Colin Dexter

The Way Through the Woods

"I had forgotten the humour that Dexter sprinkles throughout his story..."


They called her the Swedish Maiden - the beautiful young tourist who disappeared on a hot summer's day somewhere in North Oxford. Twelve months later the case remained unsolved - pending further developments.

On holiday in Lyme Regis, Chief Inspector Morse is startled to read a tantalizing article in The Times about the missing woman. An article which lures him back to Wytham Woods near Oxford . . . and straight into the most extraordinary murder investigation of his career.

Purchase the book from Amazon.


The first episode of Morse aired in January 1987. To celebrate thirty years of this iconic TV series, Macmillan Collector's Library have released a lovely pocket size version of Dexter's Gold Dagger winning novel. It has been about twenty-five years since I read this book, but remembered the plot. However, not having read a Morse for some years now, it was wonderful to remember why this series was so attractive to millions of readers. I had forgotten the humour that Dexter sprinkles throughout his story and the dry humour from Morse himself and his superior, the long suffering Chief Superintendent Strange. It also reminded me that Morse was a bit of a Lothario in his way, who always managed to attract the wrong type of woman and was somewhat obsessed with the female anatomy! What Dexter did so well was to mix his academic knowledge and at the same time make the story so readable. The only other crime writer to do this so well was the equally brilliant, Reginald Hill with his own ill-tempered detective, Andy Dalziel. Morse investigates the disappearance of the Swedish Maiden who disappeared a year before where Dexter picks up his story. Although a body is not found until quite some way in, it certainly does not lag and throws different conundrums at the reader to get the old brain working. You may well have seen the episode of this novel, but squeezing it in to a two hour show a lot of the book would have been lost. Re-reading this novel has made me resolve that I will go back to Dexter's novels and reacquaint myself with these great stories. This version is a tiny hardback that fits in your pocket, so the print may be small for some, but still a gorgeous edition to cherish if you are a Morse fan. If you haven't read Morse before, (and where have you been the past thirty years?), then I suggest that although this is one of Dexter's later books, it is a good place to start.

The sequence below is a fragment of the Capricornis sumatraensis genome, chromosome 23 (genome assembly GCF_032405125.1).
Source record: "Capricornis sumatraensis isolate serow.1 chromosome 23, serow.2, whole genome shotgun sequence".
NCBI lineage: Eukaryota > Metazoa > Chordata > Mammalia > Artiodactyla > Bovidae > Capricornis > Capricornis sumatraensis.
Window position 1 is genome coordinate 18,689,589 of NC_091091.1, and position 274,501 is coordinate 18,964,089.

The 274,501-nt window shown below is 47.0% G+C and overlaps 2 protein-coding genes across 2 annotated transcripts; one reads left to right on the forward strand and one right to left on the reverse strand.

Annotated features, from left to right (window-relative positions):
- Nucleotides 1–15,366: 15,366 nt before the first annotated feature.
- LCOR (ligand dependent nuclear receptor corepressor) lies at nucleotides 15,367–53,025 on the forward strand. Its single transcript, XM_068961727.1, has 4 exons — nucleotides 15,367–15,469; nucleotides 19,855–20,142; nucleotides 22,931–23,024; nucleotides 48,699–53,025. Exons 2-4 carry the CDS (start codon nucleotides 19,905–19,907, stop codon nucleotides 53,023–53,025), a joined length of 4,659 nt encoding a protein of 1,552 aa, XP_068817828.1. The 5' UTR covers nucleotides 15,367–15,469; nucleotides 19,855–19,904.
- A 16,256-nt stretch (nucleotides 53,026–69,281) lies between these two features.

Reviewed By: